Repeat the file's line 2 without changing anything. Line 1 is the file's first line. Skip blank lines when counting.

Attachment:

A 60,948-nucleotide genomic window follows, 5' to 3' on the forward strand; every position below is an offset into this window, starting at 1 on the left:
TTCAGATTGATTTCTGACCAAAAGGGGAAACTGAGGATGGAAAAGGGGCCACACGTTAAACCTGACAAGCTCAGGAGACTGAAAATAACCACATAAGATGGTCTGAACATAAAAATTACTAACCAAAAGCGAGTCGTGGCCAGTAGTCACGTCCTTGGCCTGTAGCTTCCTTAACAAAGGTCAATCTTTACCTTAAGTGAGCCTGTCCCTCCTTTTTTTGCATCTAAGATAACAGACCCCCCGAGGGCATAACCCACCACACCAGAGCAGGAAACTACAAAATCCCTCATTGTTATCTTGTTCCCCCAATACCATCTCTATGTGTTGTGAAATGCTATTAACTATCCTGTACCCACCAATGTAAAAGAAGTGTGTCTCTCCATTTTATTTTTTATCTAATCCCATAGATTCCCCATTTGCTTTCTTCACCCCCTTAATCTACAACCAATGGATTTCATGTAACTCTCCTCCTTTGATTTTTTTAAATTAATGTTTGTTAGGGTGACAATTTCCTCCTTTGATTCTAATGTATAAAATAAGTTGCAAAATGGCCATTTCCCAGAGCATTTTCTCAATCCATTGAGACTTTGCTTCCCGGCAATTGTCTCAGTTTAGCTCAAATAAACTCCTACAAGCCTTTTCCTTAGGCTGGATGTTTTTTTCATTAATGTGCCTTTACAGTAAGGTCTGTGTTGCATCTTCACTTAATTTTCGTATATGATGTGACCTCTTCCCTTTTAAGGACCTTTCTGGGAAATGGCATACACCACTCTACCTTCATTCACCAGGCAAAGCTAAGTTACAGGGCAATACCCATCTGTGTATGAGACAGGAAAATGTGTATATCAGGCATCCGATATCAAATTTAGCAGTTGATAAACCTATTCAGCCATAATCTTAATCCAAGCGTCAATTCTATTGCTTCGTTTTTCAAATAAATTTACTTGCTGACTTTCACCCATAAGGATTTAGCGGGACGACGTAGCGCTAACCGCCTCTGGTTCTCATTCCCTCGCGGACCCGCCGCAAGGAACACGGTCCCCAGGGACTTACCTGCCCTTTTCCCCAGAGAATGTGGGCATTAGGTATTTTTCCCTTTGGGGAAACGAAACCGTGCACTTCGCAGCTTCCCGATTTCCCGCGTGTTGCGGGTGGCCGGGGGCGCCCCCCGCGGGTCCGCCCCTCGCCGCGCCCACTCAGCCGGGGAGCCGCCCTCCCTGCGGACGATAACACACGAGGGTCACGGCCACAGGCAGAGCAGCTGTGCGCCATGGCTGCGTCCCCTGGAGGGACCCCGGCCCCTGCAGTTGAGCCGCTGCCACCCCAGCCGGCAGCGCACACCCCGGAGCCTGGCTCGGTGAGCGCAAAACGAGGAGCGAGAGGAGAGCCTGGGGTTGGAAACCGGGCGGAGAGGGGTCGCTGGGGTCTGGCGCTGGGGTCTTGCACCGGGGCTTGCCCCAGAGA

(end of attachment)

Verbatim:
TTCAGATTGATTTCTGACCAAAAGGGGAAACTGAGGATGGAAAAGGGGCCACACGTTAAACCTGACAAGCTCAGGAGACTGAAAATAACCACATAAGATGGTCTGAACATAAAAATTACTAACCAAAAGCGAGTCGTGGCCAGTAGTCACGTCCTTGGCCTGTAGCTTCCTTAACAAAGGTCAATCTTTACCTTAAGTGAGCCTGTCCCTCCTTTTTTTGCATCTAAGATAACAGACCCCCCGAGGGCATAACCCACCACACCAGAGCAGGAAACTACAAAATCCCTCATTGTTATCTTGTTCCCCCAATACCATCTCTATGTGTTGTGAAATGCTATTAACTATCCTGTACCCACCAATGTAAAAGAAGTGTGTCTCTCCATTTTATTTTTTATCTAATCCCATAGATTCCCCATTTGCTTTCTTCACCCCCTTAATCTACAACCAATGGATTTCATGTAACTCTCCTCCTTTGATTTTTTTAAATTAATGTTTGTTAGGGTGACAATTTCCTCCTTTGATTCTAATGTATAAAATAAGTTGCAAAATGGCCATTTCCCAGAGCATTTTCTCAATCCATTGAGACTTTGCTTCCCGGCAATTGTCTCAGTTTAGCTCAAATAAACTCCTACAAGCCTTTTCCTTAGGCTGGATGTTTTTTTCATTAATGTGCCTTTACAGTAAGGTCTGTGTTGCATCTTCACTTAATTTTCGTATATGATGTGACCTCTTCCCTTTTAAGGACCTTTCTGGGAAATGGCATACACCACTCTACCTTCATTCACCAGGCAAAGCTAAGTTACAGGGCAATACCCATCTGTGTATGAGACAGGAAAATGTGTATATCAGGCATCCGATATCAAATTTAGCAGTTGATAAACCTATTCAGCCATAATCTTAATCCAAGCGTCAATTCTATTGCTTCGTTTTTCAAATAAATTTACTTGCTGACTTTCACCCATAAGGATTTAGCGGGACGACGTAGCGCTAACCGCCTCTGGTTCTCATTCCCTCGCGGACCCGCCGCAAGGAACACGGTCCCCAGGGACTTACCTGCCCTTTTCCCCAGAGAATGTGGGCATTAGGTATTTTTCCCTTTGGGGAAACGAAACCGTGCACTTCGCAGCTTCCCGATTTCCCGCGTGTTGCGGGTGGCCGGGGGCGCCCCCCGCGGGTCCGCCCCTCGCCGCGCCCACTCAGCCGGGGAGCCGCCCTCCCTGCGGACGATAACACACGAGGGTCACGGCCACAGGCAGAGCAGCTGTGCGCCATGGCTGCGTCCCCTGGAGGGACCCCGGCCCCTGCAGTTGAGCCGCTGCCACCCCAGCCGGCAGCGCACACCCCGGAGCCTGGCTCGGTGAGCGCAAAACGAGGAGCGAGAGGAGAGCCTGGGGTTGGAAACCGGGCGGAGAGGGGTCGCTGGGGTCTGGCGCTGGGGTCTTGCACCGGGGCTTGCCCCAGAGA